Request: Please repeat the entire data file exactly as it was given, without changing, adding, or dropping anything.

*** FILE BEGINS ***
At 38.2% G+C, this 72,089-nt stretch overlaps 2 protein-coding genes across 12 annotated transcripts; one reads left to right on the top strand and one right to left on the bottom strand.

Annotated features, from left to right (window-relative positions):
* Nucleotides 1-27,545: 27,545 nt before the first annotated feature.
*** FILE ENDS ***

At 38.2% G+C, this 72,089-nt stretch overlaps 2 protein-coding genes across 12 annotated transcripts; one reads left to right on the top strand and one right to left on the bottom strand.

Annotated features, from left to right (window-relative positions):
* Nucleotides 1-27,545: 27,545 nt before the first annotated feature.